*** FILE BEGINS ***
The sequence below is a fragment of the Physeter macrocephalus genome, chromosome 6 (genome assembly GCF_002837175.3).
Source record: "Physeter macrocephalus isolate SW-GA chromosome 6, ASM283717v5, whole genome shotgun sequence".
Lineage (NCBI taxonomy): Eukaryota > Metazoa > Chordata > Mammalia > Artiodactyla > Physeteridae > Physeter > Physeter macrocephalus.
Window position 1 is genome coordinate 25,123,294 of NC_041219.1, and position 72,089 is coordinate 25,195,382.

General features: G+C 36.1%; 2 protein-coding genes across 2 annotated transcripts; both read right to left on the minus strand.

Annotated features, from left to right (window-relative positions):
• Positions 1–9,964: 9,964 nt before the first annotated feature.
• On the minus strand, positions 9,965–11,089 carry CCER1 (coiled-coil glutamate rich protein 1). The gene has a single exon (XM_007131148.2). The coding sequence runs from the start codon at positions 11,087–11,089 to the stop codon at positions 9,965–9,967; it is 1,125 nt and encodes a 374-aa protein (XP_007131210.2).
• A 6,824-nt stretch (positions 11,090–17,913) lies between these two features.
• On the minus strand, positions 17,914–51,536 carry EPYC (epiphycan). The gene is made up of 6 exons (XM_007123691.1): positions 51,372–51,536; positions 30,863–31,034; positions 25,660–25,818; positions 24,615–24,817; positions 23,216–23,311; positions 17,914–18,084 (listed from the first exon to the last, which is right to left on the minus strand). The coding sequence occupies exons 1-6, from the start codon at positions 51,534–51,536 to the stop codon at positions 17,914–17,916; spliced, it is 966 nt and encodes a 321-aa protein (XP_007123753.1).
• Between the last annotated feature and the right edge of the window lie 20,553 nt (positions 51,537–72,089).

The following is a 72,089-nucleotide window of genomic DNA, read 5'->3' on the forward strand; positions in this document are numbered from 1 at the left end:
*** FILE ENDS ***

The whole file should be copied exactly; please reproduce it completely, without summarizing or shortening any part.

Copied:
The sequence below is a fragment of the Physeter macrocephalus genome, chromosome 6 (genome assembly GCF_002837175.3).
Source record: "Physeter macrocephalus isolate SW-GA chromosome 6, ASM283717v5, whole genome shotgun sequence".
Lineage (NCBI taxonomy): Eukaryota > Metazoa > Chordata > Mammalia > Artiodactyla > Physeteridae > Physeter > Physeter macrocephalus.
Window position 1 is genome coordinate 25,123,294 of NC_041219.1, and position 72,089 is coordinate 25,195,382.

General features: G+C 36.1%; 2 protein-coding genes across 2 annotated transcripts; both read right to left on the minus strand.

Annotated features, from left to right (window-relative positions):
• Positions 1–9,964: 9,964 nt before the first annotated feature.
• On the minus strand, positions 9,965–11,089 carry CCER1 (coiled-coil glutamate rich protein 1). The gene has a single exon (XM_007131148.2). The coding sequence runs from the start codon at positions 11,087–11,089 to the stop codon at positions 9,965–9,967; it is 1,125 nt and encodes a 374-aa protein (XP_007131210.2).
• A 6,824-nt stretch (positions 11,090–17,913) lies between these two features.
• On the minus strand, positions 17,914–51,536 carry EPYC (epiphycan). The gene is made up of 6 exons (XM_007123691.1): positions 51,372–51,536; positions 30,863–31,034; positions 25,660–25,818; positions 24,615–24,817; positions 23,216–23,311; positions 17,914–18,084 (listed from the first exon to the last, which is right to left on the minus strand). The coding sequence occupies exons 1-6, from the start codon at positions 51,534–51,536 to the stop codon at positions 17,914–17,916; spliced, it is 966 nt and encodes a 321-aa protein (XP_007123753.1).
• Between the last annotated feature and the right edge of the window lie 20,553 nt (positions 51,537–72,089).

The following is a 72,089-nucleotide window of genomic DNA, read 5'->3' on the forward strand; positions in this document are numbered from 1 at the left end: